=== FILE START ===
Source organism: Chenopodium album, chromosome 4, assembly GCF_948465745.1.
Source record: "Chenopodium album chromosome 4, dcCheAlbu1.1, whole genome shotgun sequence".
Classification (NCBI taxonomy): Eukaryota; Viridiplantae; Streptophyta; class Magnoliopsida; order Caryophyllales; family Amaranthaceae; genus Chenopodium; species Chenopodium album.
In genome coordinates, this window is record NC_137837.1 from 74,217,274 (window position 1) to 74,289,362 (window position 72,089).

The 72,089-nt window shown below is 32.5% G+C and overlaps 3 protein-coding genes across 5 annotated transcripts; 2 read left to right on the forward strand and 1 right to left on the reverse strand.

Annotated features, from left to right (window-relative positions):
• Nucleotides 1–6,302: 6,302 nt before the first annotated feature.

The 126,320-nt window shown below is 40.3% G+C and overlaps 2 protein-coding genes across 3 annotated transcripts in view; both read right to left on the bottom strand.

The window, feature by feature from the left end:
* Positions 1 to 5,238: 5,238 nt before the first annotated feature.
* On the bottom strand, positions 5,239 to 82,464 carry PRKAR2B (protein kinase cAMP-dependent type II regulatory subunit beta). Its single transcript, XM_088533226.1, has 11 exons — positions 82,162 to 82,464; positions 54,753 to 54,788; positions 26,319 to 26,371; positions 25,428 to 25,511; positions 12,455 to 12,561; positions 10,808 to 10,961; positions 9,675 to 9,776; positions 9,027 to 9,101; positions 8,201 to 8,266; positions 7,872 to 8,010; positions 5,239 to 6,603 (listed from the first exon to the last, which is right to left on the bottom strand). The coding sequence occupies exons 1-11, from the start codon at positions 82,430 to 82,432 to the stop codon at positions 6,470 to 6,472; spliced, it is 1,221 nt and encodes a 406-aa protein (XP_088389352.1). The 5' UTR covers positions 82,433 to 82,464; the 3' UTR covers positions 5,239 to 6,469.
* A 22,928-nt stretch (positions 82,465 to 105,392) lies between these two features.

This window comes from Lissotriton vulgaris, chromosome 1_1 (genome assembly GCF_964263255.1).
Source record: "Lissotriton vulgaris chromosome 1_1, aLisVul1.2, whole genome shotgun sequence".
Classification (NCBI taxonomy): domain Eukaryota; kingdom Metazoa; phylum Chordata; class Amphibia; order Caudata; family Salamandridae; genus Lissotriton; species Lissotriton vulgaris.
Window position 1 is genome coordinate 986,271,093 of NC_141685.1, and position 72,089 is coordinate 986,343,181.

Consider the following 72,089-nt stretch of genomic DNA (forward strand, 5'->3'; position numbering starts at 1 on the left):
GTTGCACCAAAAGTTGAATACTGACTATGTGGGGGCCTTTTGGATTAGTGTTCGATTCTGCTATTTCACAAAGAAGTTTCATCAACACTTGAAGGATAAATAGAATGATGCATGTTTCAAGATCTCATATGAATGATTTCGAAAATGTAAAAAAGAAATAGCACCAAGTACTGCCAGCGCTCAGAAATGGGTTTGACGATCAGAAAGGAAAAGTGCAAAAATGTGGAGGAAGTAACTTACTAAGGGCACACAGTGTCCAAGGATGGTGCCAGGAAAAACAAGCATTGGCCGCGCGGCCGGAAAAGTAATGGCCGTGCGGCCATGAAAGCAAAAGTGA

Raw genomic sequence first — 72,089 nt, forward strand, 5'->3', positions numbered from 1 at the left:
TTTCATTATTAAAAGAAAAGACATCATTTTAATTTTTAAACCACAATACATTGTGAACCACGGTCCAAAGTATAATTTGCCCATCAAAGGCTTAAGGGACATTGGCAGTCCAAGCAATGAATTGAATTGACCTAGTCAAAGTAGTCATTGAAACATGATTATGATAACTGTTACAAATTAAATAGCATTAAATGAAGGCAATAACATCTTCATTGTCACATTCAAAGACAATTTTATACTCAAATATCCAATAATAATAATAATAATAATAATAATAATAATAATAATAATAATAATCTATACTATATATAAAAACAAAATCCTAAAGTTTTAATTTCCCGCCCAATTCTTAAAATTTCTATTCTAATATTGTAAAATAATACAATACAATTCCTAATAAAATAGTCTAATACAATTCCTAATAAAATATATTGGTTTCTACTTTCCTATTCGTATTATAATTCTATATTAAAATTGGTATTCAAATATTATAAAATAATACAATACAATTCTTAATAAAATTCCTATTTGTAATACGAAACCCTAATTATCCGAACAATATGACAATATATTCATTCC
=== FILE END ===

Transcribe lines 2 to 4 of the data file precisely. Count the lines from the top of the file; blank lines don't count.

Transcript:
Source record: "Chenopodium album chromosome 4, dcCheAlbu1.1, whole genome shotgun sequence".
Classification (NCBI taxonomy): Eukaryota; Viridiplantae; Streptophyta; class Magnoliopsida; order Caryophyllales; family Amaranthaceae; genus Chenopodium; species Chenopodium album.
In genome coordinates, this window is record NC_137837.1 from 74,217,274 (window position 1) to 74,289,362 (window position 72,089).